equation of the normal line at a given point

I am not getting the same answer as the book for this question. it is to find the equation of the normal line at the given point

y = 2x^(3) + x^(-3) where x = -1

I solved for y getting 2 giving the point (-1,2)

taking the derivative I got y' = 6x^2 -3x^-4 and for f'(-1) I got 3

giving me the equation

y-2=3(x+1)

so for the slope of the normal line I take the negative reciprocal being -1/3

so I have

y-2 = [-1/3][x+1] I multiply everything by 3 to get [3y-6] = -1[x+1]

which gives me

x + 3y + 5 = 0

but the book has the answer down as being x+3y + 10 = 0

thank you!

Re: equation of the normal line at a given point

Looks like $\displaystyle y(-1)=-3$

Re: equation of the normal line at a given point

2x^3 + x^-3 with -1 for x

2(-1)^3 = -2 and (-1)^-3 = 1/[-1]

-2/[1/-1] is 2

or do you mean y'?

I still get 3 for y'

Re: equation of the normal line at a given point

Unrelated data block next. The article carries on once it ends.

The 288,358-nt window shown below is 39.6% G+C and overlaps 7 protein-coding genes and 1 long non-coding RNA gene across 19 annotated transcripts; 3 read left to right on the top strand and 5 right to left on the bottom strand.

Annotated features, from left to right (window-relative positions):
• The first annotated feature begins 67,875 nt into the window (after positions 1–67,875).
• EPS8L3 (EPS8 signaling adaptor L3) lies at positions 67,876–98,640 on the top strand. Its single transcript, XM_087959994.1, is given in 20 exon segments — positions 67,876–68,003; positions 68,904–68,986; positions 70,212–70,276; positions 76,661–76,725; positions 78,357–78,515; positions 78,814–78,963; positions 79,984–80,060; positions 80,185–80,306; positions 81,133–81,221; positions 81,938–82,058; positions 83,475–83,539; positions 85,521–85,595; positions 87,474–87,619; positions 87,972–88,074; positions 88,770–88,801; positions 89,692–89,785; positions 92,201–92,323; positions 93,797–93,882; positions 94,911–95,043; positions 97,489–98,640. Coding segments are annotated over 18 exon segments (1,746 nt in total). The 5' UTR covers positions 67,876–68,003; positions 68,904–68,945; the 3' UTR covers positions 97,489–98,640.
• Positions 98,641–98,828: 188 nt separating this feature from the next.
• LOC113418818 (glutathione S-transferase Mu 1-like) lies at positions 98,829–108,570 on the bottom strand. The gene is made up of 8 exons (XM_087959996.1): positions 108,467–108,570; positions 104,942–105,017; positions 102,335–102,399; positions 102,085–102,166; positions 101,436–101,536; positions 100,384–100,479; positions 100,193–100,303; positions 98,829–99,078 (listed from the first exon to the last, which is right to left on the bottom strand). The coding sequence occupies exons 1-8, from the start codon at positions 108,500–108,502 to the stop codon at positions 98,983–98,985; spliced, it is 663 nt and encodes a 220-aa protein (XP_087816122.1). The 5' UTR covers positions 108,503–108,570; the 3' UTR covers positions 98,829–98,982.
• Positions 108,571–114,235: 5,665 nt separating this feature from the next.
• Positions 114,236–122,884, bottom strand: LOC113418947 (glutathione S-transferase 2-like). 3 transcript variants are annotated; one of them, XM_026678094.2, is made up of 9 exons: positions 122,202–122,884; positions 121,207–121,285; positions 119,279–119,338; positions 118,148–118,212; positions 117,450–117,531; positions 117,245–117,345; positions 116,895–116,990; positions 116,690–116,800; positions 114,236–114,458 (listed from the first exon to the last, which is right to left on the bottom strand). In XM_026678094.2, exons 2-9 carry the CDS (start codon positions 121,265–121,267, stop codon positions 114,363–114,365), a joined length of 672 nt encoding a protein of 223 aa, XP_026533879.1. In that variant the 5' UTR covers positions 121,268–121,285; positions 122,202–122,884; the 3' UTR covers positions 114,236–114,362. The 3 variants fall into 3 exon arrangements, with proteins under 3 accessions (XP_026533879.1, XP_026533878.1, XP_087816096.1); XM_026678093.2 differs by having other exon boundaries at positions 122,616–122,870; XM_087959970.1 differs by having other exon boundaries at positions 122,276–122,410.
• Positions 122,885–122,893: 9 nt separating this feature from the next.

Quote:

Originally Posted by

**Jonroberts74** I am not getting the same answer as the book for this question. it is to find the equation of the normal line at the given point

y = 2x^(3) + x^(-3) where x = -1

I solved for y getting 2 giving the point (-1,2)

taking the derivative I got y' = 6x^2 -3x^-4 and for f'(-1) I got 3

so for the slope of the normal line I take the negative reciprocal being -1/3

which gives me x + 3y + 5 = 0

but the book has the answer down as being x+3y + 10 = 0

Your point is incorrect. It should be $\displaystyle (-1,-3)$.

Re: equation of the normal line at a given point

Oh, duh haha. Silly. Thank you